Gov. Mike Pence's focus on a plan to certify veteran-owned businesses isn't enough response to reports that Indiana is lacking in services for former members of the military, four of the state's largest veterans' organizations said Friday.
Members of the groups vented their frustrations with the state's services for the nearly 476,000 veterans in Indiana and what they perceive as the Legislature's complacency during a news conference Friday.
A proposed bill would streamline the process for veteran-owned businesses to get business contracts more easily, something lobbyist Lisa Wilken with the support group American Veterans said would help that specific group, but doesn't address a larger number of military members. She also said her group—as well as other groups — attempted to meet with Pence's staff to talk about different ideas for legislation, but received no feedback.
"That's discouraging because the Governor's Office being there to testify on the legislation sends a strong message to our Indiana General Assembly," Wilken said.
Pence spokeswoman Kara Brooks responded that under the Republican's leadership, the state has made strides addressing veterans' concerns, citing the nearly $760 million in federal money the state received since 2011.
But Retired Brig. Gen. Jim Bauerle, who volunteers with the Veterans Coalition of Indiana, said the increase is a result of the four veterans' organizations' work helping veterans claim their benefits.
"That was never a priority of the Governor nor was it a legislative priority of the Senate or the House," he said. "Those are the organizations that have done the lion's share of the work."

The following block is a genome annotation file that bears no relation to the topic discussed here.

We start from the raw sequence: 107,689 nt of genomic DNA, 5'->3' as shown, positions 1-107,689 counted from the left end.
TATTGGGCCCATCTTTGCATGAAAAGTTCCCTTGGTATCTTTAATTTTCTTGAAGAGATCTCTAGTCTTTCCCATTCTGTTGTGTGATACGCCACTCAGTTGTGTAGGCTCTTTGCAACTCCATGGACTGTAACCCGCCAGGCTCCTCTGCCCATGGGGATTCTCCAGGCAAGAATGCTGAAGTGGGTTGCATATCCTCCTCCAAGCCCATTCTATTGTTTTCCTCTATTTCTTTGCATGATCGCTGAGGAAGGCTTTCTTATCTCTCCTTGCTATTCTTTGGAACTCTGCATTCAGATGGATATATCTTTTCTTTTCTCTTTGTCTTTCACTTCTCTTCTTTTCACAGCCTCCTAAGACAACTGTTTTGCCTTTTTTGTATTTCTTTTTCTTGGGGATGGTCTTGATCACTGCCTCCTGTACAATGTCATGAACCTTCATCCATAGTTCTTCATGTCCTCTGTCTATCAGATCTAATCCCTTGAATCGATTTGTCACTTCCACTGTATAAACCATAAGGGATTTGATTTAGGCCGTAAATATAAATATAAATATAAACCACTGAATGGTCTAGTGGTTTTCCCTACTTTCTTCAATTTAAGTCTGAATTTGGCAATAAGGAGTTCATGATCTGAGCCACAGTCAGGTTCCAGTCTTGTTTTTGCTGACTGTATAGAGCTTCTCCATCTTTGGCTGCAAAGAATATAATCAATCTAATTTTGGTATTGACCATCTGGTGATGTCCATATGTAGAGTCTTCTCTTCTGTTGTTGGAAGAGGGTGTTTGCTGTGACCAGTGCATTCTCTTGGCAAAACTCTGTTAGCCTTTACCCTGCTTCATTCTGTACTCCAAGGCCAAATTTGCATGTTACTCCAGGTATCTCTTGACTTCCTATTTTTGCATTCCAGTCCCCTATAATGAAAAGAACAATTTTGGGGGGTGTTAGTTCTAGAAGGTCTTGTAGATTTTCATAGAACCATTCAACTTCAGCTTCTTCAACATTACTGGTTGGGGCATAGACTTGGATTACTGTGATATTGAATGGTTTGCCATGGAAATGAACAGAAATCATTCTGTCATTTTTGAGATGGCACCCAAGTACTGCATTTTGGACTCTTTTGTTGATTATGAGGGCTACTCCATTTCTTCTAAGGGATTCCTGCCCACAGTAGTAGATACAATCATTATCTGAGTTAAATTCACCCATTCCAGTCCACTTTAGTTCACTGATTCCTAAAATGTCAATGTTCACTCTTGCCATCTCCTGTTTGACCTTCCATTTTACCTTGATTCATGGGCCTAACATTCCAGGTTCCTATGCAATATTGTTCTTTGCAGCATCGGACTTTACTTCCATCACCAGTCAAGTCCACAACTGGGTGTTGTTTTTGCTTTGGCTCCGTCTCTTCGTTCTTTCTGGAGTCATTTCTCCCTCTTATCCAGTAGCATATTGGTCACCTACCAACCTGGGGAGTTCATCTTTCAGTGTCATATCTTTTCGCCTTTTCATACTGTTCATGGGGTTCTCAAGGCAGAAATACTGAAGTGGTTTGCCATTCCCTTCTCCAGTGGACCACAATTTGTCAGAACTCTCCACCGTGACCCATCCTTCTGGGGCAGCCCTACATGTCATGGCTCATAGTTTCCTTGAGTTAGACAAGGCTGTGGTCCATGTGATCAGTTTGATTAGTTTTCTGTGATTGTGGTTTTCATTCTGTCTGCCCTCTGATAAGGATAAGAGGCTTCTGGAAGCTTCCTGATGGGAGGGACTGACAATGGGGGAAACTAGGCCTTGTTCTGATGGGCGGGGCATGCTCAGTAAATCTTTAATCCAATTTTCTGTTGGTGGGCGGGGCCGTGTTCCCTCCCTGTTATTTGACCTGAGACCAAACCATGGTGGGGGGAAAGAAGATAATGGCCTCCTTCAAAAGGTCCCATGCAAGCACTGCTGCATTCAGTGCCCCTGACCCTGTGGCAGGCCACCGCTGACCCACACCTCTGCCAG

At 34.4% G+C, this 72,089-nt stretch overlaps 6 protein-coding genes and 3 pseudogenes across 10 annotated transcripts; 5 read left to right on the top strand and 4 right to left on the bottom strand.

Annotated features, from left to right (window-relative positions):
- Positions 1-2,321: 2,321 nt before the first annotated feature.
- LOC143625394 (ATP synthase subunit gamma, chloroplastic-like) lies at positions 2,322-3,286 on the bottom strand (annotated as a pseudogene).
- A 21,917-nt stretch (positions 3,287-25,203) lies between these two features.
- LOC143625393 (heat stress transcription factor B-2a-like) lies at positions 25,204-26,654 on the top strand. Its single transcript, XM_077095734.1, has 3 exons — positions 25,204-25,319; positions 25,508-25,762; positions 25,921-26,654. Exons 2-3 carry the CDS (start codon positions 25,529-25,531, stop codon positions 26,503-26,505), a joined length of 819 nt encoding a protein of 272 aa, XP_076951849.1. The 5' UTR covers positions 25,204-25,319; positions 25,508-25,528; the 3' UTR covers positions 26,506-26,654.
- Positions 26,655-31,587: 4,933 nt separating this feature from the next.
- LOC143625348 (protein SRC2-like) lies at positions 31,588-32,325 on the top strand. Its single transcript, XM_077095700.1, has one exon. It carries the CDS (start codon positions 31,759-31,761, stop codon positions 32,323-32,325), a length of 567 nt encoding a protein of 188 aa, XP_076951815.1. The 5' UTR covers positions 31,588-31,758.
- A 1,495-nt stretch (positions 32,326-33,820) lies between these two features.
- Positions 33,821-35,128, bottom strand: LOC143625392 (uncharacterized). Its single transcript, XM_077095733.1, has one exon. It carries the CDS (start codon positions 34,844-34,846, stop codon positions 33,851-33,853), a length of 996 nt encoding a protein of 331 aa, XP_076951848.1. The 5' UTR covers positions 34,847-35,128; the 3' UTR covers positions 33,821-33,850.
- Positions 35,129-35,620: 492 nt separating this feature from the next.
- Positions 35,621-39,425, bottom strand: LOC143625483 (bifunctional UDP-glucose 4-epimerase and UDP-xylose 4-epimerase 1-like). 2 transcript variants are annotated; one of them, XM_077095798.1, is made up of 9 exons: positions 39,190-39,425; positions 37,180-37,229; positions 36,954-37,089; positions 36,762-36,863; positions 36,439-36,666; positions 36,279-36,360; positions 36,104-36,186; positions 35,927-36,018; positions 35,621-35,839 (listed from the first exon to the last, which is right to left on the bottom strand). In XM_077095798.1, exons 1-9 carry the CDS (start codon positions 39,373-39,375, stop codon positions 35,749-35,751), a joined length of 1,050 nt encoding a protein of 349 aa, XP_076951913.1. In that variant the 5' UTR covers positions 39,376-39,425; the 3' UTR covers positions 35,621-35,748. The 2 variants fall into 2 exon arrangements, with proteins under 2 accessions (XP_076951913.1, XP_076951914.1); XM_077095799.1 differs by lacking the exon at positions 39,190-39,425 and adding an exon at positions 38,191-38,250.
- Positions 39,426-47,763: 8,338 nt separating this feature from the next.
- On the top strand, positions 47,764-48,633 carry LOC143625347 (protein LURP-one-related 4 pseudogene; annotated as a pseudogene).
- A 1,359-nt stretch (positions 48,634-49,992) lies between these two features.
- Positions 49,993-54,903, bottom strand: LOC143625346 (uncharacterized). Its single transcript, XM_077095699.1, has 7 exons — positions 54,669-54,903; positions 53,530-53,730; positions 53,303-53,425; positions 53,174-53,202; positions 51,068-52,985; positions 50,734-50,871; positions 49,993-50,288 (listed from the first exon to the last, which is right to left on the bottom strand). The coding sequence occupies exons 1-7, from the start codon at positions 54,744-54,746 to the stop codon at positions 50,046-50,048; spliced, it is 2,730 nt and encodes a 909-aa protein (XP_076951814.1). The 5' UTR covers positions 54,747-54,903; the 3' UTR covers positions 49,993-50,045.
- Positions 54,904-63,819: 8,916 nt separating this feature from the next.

A 2014 third-party report on the Indiana Department of Veterans Affairs found the department had shortfalls in its strategy and does little outreach, suggesting a "true redesign" of the department. The report by Public Consulting Group found that in 2013, the state spent $3.67 per veteran. Meanwhile, Texas spent $18.69, Missouri spent $15.97 and Alabama spent $29.40.
This year, the state Senate is working on including all veterans in the Military Family Relief Fund, which subsidizes expenses such as housing and medical bills. Currently, the fund only supports post-Sept. 11 veterans. The proposed bill would also provide avenues for people to donate to the fund through their tax returns.
The state has 710 homeless veterans, Army Brig. Gen. Malcolm Frost has said, and the unemployment rate for those who served in Iraq and Afghanistan is 10 percent—three points higher than the national average.
"Where is the governor's priority on taking care of veterans?" Bauerle said. "They wipe their hands of it and say 'Well, it's for the federal government to do' instead of being progressive and forward thinking."